For the crime of kidnapping, a violation of Section 207 subdivision (a) of the Penal Code, each of the following elements must be proven beyond all reasonable doubt:

  • A person was unlawfully compelled to move because of a reasonable apprehension of harm;
  • The movement of the other person was without her consent.
  • The movement of the other person in distance was substantial in character.

California law provides important defenses including:

  • one consented to accompany another freely and voluntarily and not under the influence of threats, force, or duress; or
  • the defendant did not have the general criminal intent necessary to a charge of kidnapping if the defendant entertained a reasonable and good faith belief that the person alleged to have been kidnapped voluntarily consented to accompany the defendant and to the movement involved in the purported kidnapping.

Attorney for Kidnapping Crimes in Ventura, CA

If you were arrested for kidnapping, then contact an experienced criminal defense attorney at Jay Leiderman Law. Related crimes include false imprisonment, posing as a kidnapper, and hostage taking.

Contact Jay Leiderman Law to find out more about the charges pending against you, the potential penalties, and the best defenses to aggressively fight the charges. Headquartered in Ventura, he works with clients in all ten Ventura County cities – Camarillo, Fillmore, Moorpark, Ojai, Oxnard, Port Hueneme, Santa Paula, Simi Valley, Thousand Oaks, and Ventura itself.

Call (805) 654-0200 today for a free, confidential consultation.

Substantial Movement in California’s Kidnapping Statute

A movement that is only for a slight or trivial distance is not substantial in character. When determining whether a distance that is more than slight or trivial is substantial in character, the totality of the circumstances attending the movement must be considered.

Those circumstances might include the actual distance and whether the movement increased the risk of harm above that which existed prior to the movement or decreased the likelihood of detection.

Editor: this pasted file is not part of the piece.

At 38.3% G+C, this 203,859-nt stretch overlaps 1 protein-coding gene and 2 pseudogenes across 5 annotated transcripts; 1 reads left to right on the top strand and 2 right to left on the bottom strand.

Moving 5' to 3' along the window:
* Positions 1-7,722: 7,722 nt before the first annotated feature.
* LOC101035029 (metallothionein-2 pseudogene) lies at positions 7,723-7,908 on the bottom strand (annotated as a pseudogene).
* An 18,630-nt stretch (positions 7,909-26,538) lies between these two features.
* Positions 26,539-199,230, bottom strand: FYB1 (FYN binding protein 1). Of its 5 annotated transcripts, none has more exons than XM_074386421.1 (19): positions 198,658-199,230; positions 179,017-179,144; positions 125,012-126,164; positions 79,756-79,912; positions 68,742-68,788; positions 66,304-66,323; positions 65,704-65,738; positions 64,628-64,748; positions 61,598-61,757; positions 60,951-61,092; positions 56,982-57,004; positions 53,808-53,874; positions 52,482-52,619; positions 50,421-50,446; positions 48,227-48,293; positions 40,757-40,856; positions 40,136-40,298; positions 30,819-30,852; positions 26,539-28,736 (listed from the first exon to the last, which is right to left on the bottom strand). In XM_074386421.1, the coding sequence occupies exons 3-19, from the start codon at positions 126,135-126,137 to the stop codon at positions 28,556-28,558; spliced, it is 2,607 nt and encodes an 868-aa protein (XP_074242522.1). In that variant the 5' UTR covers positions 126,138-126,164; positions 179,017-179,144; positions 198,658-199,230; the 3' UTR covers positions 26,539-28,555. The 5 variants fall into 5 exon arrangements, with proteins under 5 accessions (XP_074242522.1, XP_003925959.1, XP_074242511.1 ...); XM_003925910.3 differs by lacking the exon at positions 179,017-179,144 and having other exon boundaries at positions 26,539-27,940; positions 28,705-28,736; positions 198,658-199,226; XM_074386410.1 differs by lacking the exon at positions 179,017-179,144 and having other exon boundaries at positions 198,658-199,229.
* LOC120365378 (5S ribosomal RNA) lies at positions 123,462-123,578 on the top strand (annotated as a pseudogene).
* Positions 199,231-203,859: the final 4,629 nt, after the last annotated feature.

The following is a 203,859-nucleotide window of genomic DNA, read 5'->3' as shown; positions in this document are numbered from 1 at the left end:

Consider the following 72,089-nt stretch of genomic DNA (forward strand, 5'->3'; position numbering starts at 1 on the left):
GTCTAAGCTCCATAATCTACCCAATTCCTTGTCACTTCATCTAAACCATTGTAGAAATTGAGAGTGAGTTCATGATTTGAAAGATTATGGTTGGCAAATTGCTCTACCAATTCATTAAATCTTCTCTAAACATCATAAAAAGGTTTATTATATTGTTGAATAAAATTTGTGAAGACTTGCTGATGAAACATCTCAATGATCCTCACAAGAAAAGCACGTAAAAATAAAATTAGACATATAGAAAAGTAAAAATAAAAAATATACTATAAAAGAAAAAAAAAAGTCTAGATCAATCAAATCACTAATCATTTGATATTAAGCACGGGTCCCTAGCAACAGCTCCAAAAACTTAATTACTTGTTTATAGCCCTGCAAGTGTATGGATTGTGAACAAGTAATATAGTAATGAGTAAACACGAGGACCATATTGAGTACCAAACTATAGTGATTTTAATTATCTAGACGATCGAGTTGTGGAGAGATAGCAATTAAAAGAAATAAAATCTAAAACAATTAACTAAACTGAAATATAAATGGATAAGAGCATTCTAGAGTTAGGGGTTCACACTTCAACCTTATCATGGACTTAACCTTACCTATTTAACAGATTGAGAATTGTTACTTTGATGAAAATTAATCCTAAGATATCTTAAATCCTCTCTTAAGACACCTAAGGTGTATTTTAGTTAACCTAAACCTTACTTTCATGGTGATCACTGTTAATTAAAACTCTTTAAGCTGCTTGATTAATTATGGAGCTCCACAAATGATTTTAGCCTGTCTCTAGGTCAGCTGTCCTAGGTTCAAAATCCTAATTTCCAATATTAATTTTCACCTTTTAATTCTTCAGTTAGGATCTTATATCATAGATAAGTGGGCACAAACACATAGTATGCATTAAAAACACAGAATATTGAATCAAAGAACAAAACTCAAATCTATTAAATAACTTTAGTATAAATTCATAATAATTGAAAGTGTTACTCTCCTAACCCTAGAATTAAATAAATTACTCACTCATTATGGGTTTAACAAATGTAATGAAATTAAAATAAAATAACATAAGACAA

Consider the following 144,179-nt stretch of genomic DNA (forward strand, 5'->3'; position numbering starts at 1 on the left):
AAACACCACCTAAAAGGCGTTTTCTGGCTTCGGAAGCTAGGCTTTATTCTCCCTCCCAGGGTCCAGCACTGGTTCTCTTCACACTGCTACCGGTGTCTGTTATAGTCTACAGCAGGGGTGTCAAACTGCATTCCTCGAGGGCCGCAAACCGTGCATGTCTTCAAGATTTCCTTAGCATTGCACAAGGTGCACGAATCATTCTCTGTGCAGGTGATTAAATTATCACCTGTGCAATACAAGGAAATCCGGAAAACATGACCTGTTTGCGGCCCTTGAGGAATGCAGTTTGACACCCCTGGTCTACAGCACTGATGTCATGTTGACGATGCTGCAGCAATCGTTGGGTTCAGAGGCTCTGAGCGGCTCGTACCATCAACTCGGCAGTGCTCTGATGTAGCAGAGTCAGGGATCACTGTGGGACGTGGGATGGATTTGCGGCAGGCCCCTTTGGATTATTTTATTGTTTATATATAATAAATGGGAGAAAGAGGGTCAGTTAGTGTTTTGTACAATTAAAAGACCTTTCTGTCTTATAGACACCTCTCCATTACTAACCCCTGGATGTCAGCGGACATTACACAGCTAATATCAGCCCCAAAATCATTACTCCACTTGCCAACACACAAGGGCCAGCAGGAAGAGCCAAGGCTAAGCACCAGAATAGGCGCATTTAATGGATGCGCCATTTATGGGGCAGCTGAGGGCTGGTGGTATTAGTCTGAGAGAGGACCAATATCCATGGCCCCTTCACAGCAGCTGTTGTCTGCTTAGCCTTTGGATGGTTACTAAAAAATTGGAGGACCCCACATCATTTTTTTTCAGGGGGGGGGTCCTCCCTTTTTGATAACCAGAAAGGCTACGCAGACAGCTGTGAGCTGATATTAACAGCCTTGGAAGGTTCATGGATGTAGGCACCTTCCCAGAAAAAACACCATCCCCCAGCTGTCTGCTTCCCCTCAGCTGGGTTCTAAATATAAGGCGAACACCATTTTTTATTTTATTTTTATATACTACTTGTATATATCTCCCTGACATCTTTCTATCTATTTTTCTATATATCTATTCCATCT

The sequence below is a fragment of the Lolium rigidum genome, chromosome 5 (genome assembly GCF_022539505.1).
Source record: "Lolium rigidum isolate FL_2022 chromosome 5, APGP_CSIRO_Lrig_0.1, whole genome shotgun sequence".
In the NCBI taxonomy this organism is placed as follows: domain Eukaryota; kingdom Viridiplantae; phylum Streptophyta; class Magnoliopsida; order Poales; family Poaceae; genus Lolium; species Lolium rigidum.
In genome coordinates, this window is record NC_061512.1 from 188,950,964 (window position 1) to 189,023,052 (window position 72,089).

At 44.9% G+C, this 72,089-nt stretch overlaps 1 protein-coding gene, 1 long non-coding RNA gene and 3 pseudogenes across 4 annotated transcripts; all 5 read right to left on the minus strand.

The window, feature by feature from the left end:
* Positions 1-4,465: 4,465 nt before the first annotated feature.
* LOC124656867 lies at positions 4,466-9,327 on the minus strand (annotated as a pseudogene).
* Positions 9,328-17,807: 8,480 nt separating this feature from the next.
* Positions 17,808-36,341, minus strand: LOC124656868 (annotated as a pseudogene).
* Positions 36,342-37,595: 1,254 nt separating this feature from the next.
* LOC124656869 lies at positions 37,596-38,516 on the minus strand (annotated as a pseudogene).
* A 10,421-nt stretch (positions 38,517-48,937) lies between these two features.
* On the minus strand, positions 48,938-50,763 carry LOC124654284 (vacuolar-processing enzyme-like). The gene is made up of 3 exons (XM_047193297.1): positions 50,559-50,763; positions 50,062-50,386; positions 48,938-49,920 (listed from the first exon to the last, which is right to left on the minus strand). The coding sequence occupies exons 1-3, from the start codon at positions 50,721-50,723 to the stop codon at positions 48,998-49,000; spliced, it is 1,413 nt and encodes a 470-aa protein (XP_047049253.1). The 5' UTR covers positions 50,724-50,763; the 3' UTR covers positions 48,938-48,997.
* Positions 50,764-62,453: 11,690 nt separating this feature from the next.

The determination of whether a particular distance moved was substantial and increased the risk of harm to the alleged victim depends upon a consideration of the totality of the circumstances involved in this case.

Whether the alleged victim’s forced movement was merely incidental to the crimes is necessarily connected to whether it substantially increased the risk of harm to the alleged victim. Distance moved is simply one factor. In fact, no minimum distance is required so long as the movement is substantial.

Other factors to be considered include the scope and nature of the movement, as well as the context of its environment, including but not limited to, whether the movement decreased the likelihood of detection, increased the danger inherent in an alleged victim’s foreseeable attempts to escape, or enhanced the attacker’s opportunity to commit other crimes.

False Imprisonment as a Lesser Included Offense

The crime of felony false imprisonment is a lesser included offense of kidnapping. As a general rule, the law in California prohibits simultaneous convictions for both a greater offense and a lesser offense necessarily included within it, when based on the same conduct.

For this reason, if both the false imprisonment count and the kidnapping count are based on the same act or course of conduct, a defendant cannot be convicted of both offenses.

False imprisonment is the unlawful violation of the personal liberty of another as explained in Section 236.

Standard Bail Amounts for Kidnapping Crimes

The standard bail amounts for kidnapping crimes are listed in the 2019 Bail Schedule for Ventura County, CA. The presumptive bail amount for kidnapping and related crimes is:

  • Section 207/208 – Kidnapping – $100,000
  • Section 209 – Kidnapping for Ransom or Extortion – $250,000
  • Section 210 – Kidnapping During a Carjacking – $250,000
  • Section 209.5 – Posing as a Kidnapper – $50,000
  • Section 210.5 – Hostage Taking – $100,000.

Depending on the circumstance, the court can either increase or decrease the bond amount during the first appearance hearing.